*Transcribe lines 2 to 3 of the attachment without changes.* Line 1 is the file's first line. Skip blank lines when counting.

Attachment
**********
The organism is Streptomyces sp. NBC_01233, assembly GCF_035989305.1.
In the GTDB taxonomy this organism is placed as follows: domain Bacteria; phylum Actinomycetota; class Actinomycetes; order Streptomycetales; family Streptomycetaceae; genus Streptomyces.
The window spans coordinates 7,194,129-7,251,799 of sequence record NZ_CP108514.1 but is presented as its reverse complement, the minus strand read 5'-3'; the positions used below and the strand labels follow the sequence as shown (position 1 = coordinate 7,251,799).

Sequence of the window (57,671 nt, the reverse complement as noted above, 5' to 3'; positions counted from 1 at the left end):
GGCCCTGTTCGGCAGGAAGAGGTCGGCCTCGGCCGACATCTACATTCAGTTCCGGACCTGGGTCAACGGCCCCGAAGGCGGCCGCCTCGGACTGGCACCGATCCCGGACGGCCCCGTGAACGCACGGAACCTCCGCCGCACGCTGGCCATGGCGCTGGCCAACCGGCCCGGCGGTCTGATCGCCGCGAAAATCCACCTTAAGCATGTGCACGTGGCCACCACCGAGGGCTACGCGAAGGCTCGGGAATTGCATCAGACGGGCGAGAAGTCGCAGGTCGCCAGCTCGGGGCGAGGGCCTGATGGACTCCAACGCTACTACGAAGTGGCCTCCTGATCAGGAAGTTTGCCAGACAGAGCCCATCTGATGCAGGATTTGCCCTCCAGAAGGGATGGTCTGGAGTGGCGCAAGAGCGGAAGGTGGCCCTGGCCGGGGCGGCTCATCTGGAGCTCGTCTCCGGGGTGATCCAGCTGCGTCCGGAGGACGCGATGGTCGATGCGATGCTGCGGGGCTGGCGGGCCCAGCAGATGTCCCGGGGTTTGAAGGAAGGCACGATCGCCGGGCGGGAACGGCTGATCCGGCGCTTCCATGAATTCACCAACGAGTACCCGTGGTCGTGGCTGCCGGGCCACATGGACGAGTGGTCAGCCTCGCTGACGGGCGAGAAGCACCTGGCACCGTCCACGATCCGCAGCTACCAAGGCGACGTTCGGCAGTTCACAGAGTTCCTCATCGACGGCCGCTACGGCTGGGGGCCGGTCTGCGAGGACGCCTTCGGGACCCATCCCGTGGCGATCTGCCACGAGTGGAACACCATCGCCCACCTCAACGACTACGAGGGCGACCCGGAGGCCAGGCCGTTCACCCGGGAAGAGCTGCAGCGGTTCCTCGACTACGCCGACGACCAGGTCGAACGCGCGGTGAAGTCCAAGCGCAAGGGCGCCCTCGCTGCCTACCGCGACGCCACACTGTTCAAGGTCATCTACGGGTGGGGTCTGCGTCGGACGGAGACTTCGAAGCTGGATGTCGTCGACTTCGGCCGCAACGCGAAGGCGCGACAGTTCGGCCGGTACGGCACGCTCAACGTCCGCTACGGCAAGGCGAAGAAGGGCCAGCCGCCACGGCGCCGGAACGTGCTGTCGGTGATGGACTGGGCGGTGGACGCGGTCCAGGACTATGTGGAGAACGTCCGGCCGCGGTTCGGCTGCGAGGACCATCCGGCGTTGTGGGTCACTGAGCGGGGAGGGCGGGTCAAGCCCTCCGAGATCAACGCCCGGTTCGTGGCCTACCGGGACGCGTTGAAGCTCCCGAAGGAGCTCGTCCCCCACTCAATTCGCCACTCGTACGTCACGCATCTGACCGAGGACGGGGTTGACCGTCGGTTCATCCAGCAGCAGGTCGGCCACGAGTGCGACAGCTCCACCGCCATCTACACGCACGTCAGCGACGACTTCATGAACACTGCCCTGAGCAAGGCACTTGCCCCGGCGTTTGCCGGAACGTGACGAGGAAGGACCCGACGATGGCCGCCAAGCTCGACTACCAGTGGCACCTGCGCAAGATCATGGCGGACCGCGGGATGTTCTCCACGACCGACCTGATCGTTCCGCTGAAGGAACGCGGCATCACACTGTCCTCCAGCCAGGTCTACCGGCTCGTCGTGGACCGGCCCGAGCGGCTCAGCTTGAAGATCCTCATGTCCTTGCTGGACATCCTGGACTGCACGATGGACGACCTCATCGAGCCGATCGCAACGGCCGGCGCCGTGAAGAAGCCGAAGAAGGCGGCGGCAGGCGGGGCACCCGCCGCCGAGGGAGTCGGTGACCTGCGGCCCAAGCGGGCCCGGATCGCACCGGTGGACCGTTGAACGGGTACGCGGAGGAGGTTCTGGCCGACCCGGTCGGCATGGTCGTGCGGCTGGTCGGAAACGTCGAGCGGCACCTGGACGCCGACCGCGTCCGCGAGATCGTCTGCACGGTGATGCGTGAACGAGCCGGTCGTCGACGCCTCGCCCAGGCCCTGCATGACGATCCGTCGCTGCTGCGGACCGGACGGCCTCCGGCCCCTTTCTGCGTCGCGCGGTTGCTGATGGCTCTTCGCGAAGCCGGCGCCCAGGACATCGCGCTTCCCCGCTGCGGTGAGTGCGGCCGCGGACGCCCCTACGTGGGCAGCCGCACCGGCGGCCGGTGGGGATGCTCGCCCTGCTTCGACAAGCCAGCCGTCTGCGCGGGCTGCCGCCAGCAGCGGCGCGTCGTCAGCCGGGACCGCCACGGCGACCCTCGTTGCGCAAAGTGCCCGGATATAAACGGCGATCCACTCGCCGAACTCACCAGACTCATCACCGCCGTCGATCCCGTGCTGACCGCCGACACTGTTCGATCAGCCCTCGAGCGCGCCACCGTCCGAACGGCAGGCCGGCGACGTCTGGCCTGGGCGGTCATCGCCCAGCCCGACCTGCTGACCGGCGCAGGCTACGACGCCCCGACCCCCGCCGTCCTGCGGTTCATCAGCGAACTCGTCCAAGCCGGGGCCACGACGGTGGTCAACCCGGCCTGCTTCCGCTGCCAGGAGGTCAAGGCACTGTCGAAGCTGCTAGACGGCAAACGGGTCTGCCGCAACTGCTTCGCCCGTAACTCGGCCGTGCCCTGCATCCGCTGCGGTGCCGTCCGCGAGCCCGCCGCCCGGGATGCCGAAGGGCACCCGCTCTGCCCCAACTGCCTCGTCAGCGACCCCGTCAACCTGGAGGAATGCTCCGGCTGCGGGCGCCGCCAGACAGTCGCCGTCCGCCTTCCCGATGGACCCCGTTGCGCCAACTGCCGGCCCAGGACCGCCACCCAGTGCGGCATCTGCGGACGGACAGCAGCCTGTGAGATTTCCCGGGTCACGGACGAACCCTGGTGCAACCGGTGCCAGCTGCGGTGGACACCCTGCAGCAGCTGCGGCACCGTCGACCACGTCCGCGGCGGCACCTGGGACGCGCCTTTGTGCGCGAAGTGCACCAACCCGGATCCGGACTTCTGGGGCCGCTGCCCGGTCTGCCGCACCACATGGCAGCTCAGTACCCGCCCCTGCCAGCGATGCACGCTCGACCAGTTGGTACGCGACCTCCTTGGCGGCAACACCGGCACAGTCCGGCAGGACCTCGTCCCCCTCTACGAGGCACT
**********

In the GTDB taxonomy this organism is placed as follows: domain Bacteria; phylum Actinomycetota; class Actinomycetes; order Streptomycetales; family Streptomycetaceae; genus Streptomyces.
The window spans coordinates 7,194,129-7,251,799 of sequence record NZ_CP108514.1 but is presented as its reverse complement, the minus strand read 5'-3'; the positions used below and the strand labels follow the sequence as shown (position 1 = coordinate 7,251,799).